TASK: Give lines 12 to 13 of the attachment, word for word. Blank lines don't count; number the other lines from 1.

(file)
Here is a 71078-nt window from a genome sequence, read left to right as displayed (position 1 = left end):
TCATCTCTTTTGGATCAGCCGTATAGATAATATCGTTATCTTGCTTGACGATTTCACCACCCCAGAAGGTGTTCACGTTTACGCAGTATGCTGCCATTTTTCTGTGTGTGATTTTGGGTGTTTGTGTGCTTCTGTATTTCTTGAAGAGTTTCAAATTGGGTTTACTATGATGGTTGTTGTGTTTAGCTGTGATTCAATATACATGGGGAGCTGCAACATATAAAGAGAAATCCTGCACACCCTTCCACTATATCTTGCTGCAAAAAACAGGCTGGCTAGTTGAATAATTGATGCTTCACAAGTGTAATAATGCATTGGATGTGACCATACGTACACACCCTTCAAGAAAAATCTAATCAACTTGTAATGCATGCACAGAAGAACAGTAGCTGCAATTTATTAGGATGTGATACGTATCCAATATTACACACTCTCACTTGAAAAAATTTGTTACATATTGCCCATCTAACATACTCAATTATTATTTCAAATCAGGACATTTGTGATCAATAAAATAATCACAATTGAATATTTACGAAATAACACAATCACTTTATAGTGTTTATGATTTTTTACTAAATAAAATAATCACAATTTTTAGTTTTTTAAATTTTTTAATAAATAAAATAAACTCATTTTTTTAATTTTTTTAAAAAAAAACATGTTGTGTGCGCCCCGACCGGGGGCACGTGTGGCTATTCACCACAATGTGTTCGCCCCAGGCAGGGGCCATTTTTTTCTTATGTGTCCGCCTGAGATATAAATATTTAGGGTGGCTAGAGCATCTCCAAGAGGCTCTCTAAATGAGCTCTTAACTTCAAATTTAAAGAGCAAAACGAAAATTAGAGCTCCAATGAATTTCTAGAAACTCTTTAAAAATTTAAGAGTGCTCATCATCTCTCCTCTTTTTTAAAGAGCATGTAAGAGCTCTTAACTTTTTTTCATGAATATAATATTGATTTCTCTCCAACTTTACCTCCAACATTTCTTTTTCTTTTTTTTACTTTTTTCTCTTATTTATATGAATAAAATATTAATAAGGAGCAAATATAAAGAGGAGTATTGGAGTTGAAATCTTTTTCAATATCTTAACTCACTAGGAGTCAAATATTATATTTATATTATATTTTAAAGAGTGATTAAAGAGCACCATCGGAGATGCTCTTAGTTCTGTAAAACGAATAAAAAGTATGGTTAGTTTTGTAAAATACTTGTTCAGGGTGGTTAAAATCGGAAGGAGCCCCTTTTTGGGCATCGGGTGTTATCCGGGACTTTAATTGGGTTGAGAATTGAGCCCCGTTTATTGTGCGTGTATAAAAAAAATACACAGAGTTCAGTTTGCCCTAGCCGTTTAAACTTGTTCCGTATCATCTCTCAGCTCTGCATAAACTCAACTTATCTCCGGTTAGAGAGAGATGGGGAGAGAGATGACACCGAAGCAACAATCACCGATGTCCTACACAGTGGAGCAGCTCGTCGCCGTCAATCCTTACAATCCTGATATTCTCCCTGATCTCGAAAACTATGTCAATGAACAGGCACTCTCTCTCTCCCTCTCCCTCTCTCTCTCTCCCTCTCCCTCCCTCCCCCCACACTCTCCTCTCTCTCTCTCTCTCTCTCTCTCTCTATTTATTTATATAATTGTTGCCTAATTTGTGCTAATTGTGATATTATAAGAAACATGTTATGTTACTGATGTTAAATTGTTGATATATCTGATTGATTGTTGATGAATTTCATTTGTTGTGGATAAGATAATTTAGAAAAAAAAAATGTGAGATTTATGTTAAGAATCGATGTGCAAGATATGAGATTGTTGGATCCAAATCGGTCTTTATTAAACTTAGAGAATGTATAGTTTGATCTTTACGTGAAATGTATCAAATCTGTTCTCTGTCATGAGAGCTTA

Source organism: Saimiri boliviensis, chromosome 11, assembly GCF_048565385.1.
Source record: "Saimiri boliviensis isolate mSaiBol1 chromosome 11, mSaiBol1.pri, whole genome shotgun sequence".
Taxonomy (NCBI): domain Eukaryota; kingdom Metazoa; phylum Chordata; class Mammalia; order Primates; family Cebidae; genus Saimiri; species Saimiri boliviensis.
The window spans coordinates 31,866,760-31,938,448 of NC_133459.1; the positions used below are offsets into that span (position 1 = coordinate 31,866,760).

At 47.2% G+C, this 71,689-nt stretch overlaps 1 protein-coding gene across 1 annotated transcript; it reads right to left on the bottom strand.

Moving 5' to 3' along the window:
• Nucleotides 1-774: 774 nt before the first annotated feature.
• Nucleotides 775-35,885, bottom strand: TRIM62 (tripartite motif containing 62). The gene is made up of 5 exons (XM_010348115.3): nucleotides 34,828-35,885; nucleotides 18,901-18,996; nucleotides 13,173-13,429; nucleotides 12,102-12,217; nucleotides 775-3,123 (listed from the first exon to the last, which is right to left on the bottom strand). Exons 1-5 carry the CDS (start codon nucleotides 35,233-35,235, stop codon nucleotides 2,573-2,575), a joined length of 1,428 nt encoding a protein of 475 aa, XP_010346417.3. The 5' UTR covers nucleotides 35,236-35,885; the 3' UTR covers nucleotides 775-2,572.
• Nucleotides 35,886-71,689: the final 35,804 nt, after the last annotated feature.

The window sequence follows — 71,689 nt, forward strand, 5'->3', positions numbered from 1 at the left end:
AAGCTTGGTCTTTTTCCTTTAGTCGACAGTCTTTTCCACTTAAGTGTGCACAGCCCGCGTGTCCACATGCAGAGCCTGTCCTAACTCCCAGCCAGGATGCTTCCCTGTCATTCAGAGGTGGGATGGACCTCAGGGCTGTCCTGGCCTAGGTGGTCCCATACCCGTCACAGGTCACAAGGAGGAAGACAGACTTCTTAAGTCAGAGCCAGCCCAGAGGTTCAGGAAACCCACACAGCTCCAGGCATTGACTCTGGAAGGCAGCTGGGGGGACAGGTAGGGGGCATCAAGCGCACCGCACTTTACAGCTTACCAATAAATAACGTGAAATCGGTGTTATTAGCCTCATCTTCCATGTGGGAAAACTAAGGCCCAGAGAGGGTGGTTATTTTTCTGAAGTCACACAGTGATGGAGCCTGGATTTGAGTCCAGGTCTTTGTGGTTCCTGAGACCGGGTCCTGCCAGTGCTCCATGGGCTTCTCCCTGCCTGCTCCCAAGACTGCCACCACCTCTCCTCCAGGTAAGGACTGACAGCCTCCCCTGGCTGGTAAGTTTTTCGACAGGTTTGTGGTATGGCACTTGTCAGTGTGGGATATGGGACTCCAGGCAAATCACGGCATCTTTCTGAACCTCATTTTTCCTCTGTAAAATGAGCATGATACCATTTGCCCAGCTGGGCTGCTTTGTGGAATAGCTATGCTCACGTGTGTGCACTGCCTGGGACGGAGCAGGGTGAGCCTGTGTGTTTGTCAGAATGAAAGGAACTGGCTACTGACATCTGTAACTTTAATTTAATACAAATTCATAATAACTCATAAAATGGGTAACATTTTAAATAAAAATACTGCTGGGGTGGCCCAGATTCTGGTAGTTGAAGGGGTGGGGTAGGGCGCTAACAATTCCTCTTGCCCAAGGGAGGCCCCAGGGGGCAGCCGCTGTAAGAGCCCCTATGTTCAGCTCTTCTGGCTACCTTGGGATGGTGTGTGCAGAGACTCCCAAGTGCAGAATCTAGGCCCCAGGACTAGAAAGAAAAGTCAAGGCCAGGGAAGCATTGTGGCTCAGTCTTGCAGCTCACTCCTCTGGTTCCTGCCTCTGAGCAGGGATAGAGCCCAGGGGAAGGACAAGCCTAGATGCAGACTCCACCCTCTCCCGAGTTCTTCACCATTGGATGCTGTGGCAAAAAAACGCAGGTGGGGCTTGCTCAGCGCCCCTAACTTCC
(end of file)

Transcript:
The window sequence follows — 71,689 nt, forward strand, 5'->3', positions numbered from 1 at the left end:
AAGCTTGGTCTTTTTCCTTTAGTCGACAGTCTTTTCCACTTAAGTGTGCACAGCCCGCGTGTCCACATGCAGAGCCTGTCCTAACTCCCAGCCAGGATGCTTCCCTGTCATTCAGAGGTGGGATGGACCTCAGGGCTGTCCTGGCCTAGGTGGTCCCATACCCGTCACAGGTCACAAGGAGGAAGACAGACTTCTTAAGTCAGAGCCAGCCCAGAGGTTCAGGAAACCCACACAGCTCCAGGCATTGACTCTGGAAGGCAGCTGGGGGGACAGGTAGGGGGCATCAAGCGCACCGCACTTTACAGCTTACCAATAAATAACGTGAAATCGGTGTTATTAGCCTCATCTTCCATGTGGGAAAACTAAGGCCCAGAGAGGGTGGTTATTTTTCTGAAGTCACACAGTGATGGAGCCTGGATTTGAGTCCAGGTCTTTGTGGTTCCTGAGACCGGGTCCTGCCAGTGCTCCATGGGCTTCTCCCTGCCTGCTCCCAAGACTGCCACCACCTCTCCTCCAGGTAAGGACTGACAGCCTCCCCTGGCTGGTAAGTTTTTCGACAGGTTTGTGGTATGGCACTTGTCAGTGTGGGATATGGGACTCCAGGCAAATCACGGCATCTTTCTGAACCTCATTTTTCCTCTGTAAAATGAGCATGATACCATTTGCCCAGCTGGGCTGCTTTGTGGAATAGCTATGCTCACGTGTGTGCACTGCCTGGGACGGAGCAGGGTGAGCCTGTGTGTTTGTCAGAATGAAAGGAACTGGCTACTGACATCTGTAACTTTAATTTAATACAAATTCATAATAACTCATAAAATGGGTAACATTTTAAATAAAAATACTGCTGGGGTGGCCCAGATTCTGGTAGTTGAAGGGGTGGGGTAGGGCGCTAACAATTCCTCTTGCCCAAGGGAGGCCCCAGGGGGCAGCCGCTGTAAGAGCCCCTATGTTCAGCTCTTCTGGCTACCTTGGGATGGTGTGTGCAGAGACTCCCAAGTGCAGAATCTAGGCCCCAGGACTAGAAAGAAAAGTCAAGGCCAGGGAAGCATTGTGGCTCAGTCTTGCAGCTCACTCCTCTGGTTCCTGCCTCTGAGCAGGGATAGAGCCCAGGGGAAGGACAAGCCTAGATGCAGACTCCACCCTCTCCCGAGTTCTTCACCATTGGATGCTGTGGCAAAAAAACGCAGGTGGGGCTTGCTCAGCGCCCCTAACTTCC